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Lead Story: Growing Skilled Trades Workforce

A growing rise in demand to fill vacant skilled trades positions continues to trouble employers throughout the province. It is not just a problem that is happening somewhere else. The lack of skilled trade workers is evident right here.

“The message here is these types of technical skills and vocations are in no way seen as “plan B,” they in fact represent a very viable and production way to build a career path for both men and women in skilled trades.”


Simcoe-Grey MPP Brian Saunderson is aware of the shortage of experienced workers in the skilled trades in the riding. He is aware that a key method of addressing the growing worker shortage is to improve and expand skilled trades education in the classroom. To learn more, MPP Saunderson visited Simcoe-Grey classrooms and met with teachers and administration. “Education is the second largest line item in the provincial budget. Both systems are under considerable pressure. I have toured a number of both elementary and secondary schools in Simcoe-Grey over the past year and what we saw at each facility was the incredible dedication, devotion and commitment of teachers and support staff to ensure students receive the best learning experience possible.” MPP Saunderson said he was impressed with the positive interaction he saw between students and teachers in and out of class.


However, MPP Saunderson feels his government can do more to assist teachers. “I feel our system has been failing our students in a number of ways. We see that in the findings in labour market studies.” He feels the current situation is a little bit like the chicken and the egg dilemma. “Which comes first, the demand or the education. We must be sensitive to what we are hearing from our employers who consistently tell us that there is a lack of candidates with appropriate technical skills in the workforce.”

With these points in mind, MPP Saunderson says his government is focusing on a need to create a workforce capable of building new homes, working in large and small factories and working in hospitals.

Since 2018, the Ontario government has identified 144 skilled trades and has committed $700 million to the Skills Development Fund to support students and expose them to the many different types of trades. By 2025, one in five jobs in Ontario will be in the skilled trades. “Our job is to make sure students can get into either an apprentice program or a college course, and gain skills and knowledge necessary to graduate to begin what hopefully will be a long, viable and productive working career.”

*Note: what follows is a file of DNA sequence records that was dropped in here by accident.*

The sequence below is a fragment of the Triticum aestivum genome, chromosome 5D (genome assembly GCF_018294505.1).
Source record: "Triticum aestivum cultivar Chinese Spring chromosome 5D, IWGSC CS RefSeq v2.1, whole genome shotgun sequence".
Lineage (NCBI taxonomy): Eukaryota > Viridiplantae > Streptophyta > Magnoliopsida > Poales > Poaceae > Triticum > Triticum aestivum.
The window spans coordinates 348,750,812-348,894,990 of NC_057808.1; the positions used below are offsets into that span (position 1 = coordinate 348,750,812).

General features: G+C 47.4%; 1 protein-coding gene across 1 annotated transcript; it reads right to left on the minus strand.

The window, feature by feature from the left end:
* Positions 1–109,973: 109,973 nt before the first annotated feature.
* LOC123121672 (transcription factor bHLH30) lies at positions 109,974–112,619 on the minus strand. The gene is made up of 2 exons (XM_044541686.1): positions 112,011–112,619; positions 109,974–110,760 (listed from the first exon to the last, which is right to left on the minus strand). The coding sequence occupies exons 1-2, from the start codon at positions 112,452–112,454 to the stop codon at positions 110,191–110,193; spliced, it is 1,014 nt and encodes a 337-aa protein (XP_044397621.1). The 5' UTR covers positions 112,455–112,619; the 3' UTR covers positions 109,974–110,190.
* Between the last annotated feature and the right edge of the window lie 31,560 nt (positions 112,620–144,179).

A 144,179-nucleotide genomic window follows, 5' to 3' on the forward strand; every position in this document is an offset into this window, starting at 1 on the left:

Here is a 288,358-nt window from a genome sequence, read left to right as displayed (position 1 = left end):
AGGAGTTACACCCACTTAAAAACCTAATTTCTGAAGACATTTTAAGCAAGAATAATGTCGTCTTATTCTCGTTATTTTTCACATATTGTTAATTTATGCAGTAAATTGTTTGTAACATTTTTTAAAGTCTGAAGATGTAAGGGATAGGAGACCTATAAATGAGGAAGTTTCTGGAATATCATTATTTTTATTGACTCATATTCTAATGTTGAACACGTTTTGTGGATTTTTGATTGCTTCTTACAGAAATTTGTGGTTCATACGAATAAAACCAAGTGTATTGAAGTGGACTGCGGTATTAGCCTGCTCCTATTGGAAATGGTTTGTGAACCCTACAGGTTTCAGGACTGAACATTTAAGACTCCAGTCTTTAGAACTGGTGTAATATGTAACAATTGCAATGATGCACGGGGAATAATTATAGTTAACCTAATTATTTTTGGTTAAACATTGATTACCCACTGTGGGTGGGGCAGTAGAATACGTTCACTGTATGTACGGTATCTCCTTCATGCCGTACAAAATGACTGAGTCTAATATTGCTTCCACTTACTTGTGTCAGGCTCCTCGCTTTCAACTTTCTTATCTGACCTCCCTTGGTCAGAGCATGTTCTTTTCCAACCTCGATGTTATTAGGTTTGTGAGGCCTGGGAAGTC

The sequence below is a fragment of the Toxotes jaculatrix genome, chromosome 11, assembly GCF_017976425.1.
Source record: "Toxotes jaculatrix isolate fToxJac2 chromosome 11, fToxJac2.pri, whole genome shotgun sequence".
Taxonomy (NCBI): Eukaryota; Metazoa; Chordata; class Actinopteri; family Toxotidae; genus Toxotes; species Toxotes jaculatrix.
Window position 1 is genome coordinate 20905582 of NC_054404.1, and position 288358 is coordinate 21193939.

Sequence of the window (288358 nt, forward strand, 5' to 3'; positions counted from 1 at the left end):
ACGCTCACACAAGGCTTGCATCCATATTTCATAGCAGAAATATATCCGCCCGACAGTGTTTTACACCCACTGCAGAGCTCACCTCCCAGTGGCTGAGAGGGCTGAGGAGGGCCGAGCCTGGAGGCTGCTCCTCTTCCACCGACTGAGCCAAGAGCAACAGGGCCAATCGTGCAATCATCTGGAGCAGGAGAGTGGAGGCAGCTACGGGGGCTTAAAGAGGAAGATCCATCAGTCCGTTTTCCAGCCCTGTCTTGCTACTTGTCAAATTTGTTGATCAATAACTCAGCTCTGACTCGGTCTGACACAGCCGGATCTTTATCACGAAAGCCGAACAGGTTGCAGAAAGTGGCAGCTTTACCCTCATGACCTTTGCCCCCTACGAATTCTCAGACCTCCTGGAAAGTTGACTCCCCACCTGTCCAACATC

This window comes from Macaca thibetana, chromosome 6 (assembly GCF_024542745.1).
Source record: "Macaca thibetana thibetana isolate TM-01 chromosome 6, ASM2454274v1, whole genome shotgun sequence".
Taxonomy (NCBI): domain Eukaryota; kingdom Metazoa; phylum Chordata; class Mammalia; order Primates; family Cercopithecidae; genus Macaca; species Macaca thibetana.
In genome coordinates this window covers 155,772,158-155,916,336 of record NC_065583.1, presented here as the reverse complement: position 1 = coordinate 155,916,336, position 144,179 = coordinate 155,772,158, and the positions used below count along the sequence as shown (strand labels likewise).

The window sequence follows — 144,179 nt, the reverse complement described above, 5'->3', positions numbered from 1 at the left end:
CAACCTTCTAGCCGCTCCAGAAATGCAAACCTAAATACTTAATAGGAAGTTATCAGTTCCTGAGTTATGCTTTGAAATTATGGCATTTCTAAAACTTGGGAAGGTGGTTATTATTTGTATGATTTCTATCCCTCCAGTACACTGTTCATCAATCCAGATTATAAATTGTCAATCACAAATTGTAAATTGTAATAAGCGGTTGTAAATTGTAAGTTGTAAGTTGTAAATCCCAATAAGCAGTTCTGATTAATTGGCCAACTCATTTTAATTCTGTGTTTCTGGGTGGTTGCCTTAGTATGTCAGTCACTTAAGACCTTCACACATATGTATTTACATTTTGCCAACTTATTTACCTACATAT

While touring Simcoe-Grey classrooms, MPP Saunderson said one visit stood out. “When I visited Stayner Collegiate, I was impressed to see an active shop program in operation. Students were combining newly acquired computer skills with hands-on work in the shop. The school developed a community co-op component giving students valuable working experience away from the classroom in an actual work setting.”

A recent Ontario government announcement MPP Saunderson is very proud of detailed the launch of mobile skilled trades classrooms that will see interactive trades and tech trucks bring simulators and skilled trades related activities to nearly half a million people province wide.

The classrooms, built and operated by Skills Ontario, will feature hands-on learning stations and simulators for electrical systems, welding, crane operation, auto-painting, tire and brake work, heavy machinery and more. Over three years, they will let nearly half a million people explore the skilled trades and will help tackle the labour shortage the province faces in a critical industry. These three 12- metre-long Trades & Tech Trucks will travel across the province, providing students an opportunity to explore the skilled trades and speak with industry members, while learning about local training opportunities, colleges and employers.

To help deliver the province’s ambitious infrastructure plans, including building 1.5 million homes by 2031, Ontario will need over 100,000 new skilled trades workers this decade. “The need is great to develop a new generation of construction workers because of an increase in building activity and the fact that many baby boomers have now reached retirement age” MPP Saunderson said.

He added the province has seen some synergies between the Ministry of Education, Ontario’s Minister of Labour, Immigration, Monte McNaughton, and MPP Jill Dunlop, Minister of Colleges and Universities. “The message here is these types of technical skills and vocations are in no way seen as “plan B,” they in fact represent a very viable and production way to build a career path for both men and women in skilled trades.”